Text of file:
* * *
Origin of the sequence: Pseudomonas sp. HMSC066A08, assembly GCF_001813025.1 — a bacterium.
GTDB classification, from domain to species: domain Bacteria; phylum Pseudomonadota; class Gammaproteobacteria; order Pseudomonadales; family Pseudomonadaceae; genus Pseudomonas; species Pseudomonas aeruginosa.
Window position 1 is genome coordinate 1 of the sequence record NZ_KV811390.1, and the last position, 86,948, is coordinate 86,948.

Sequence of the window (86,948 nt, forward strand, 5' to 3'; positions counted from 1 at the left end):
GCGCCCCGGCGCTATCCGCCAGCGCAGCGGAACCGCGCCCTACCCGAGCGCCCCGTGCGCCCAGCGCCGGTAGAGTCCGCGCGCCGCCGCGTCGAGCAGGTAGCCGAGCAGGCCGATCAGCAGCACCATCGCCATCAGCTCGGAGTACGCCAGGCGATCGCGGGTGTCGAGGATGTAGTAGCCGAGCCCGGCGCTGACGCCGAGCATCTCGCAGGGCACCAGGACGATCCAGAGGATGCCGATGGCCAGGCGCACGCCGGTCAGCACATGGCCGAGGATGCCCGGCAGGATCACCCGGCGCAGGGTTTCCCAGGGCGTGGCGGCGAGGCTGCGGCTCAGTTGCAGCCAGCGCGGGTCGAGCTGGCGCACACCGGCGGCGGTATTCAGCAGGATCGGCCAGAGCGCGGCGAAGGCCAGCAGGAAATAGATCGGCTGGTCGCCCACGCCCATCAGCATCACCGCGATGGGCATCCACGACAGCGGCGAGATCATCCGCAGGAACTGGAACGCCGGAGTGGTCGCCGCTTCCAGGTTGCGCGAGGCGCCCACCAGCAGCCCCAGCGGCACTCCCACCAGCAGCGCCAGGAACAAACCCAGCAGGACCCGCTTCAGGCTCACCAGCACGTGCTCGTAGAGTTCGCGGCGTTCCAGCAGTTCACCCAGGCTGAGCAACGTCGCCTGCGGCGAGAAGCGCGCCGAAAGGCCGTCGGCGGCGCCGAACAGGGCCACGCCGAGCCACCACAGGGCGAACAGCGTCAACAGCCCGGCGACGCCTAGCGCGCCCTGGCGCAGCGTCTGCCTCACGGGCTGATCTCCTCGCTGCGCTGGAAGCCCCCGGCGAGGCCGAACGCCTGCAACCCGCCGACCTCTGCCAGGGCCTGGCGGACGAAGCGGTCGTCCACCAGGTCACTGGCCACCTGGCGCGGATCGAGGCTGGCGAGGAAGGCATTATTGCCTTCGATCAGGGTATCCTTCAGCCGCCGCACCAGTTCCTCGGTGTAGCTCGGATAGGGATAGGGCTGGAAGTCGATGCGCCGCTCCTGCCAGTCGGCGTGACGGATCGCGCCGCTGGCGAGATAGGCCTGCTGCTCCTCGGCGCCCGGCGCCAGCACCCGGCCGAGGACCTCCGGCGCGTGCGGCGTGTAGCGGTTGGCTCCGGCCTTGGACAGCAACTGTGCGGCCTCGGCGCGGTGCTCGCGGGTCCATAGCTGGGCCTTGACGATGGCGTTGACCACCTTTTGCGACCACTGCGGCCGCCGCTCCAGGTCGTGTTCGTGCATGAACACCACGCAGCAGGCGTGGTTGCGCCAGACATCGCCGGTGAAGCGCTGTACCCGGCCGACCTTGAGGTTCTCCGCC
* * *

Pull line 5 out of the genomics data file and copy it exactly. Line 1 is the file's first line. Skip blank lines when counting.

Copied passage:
GCGCCCCGGCGCTATCCGCCAGCGCAGCGGAACCGCGCCCTACCCGAGCGCCCCGTGCGCCCAGCGCCGGTAGAGTCCGCGCGCCGCCGCGTCGAGCAGGTAGCCGAGCAGGCCGATCAGCAGCACCATCGCCATCAGCTCGGAGTACGCCAGGCGATCGCGGGTGTCGAGGATGTAGTAGCCGAGCCCGGCGCTGACGCCGAGCATCTCGCAGGGCACCAGGACGATCCAGAGGATGCCGATGGCCAGGCGCACGCCGGTCAGCACATGGCCGAGGATGCCCGGCAGGATCACCCGGCGCAGGGTTTCCCAGGGCGTGGCGGCGAGGCTGCGGCTCAGTTGCAGCCAGCGCGGGTCGAGCTGGCGCACACCGGCGGCGGTATTCAGCAGGATCGGCCAGAGCGCGGCGAAGGCCAGCAGGAAATAGATCGGCTGGTCGCCCACGCCCATCAGCATCACCGCGATGGGCATCCACGACAGCGGCGAGATCATCCGCAGGAACTGGAACGCCGGAGTGGTCGCCGCTTCCAGGTTGCGCGAGGCGCCCACCAGCAGCCCCAGCGGCACTCCCACCAGCAGCGCCAGGAACAAACCCAGCAGGACCCGCTTCAGGCTCACCAGCACGTGCTCGTAGAGTTCGCGGCGTTCCAGCAGTTCACCCAGGCTGAGCAACGTCGCCTGCGGCGAGAAGCGCGCCGAAAGGCCGTCGGCGGCGCCGAACAGGGCCACGCCGAGCCACCACAGGGCGAACAGCGTCAACAGCCCGGCGACGCCTAGCGCGCCCTGGCGCAGCGTCTGCCTCACGGGCTGATCTCCTCGCTGCGCTGGAAGCCCCCGGCGAGGCCGAACGCCTGCAACCCGCCGACCTCTGCCAGGGCCTGGCGGACGAAGCGGTCGTCCACCAGGTCACTGGCCACCTGGCGCGGATCGAGGCTGGCGAGGAAGGCATTATTGCCTTCGATCAGGGTATCCTTCAGCCGCCGCACCAGTTCCTCGGTGTAGCTCGGATAGGGATAGGGCTGGAAGTCGATGCGCCGCTCCTGCCAGTCGGCGTGACGGATCGCGCCGCTGGCGAGATAGGCCTGCTGCTCCTCGGCGCCCGGCGCCAGCACCCGGCCGAGGACCTCCGGCGCGTGCGGCGTGTAGCGGTTGGCTCCGGCCTTGGACAGCAACTGTGCGGCCTCGGCGCGGTGCTCGCGGGTCCATAGCTGGGCCTTGACGATGGCGTTGACCACCTTTTGCGACCACTGCGGCCGCCGCTCCAGGTCGTGTTCGTGCATGAACACCACGCAGCAGGCGTGGTTGCGCCAGACATCGCCGGTGAAGCGCTGTACCCGGCCGACCTTGAGGTTCTCCGCC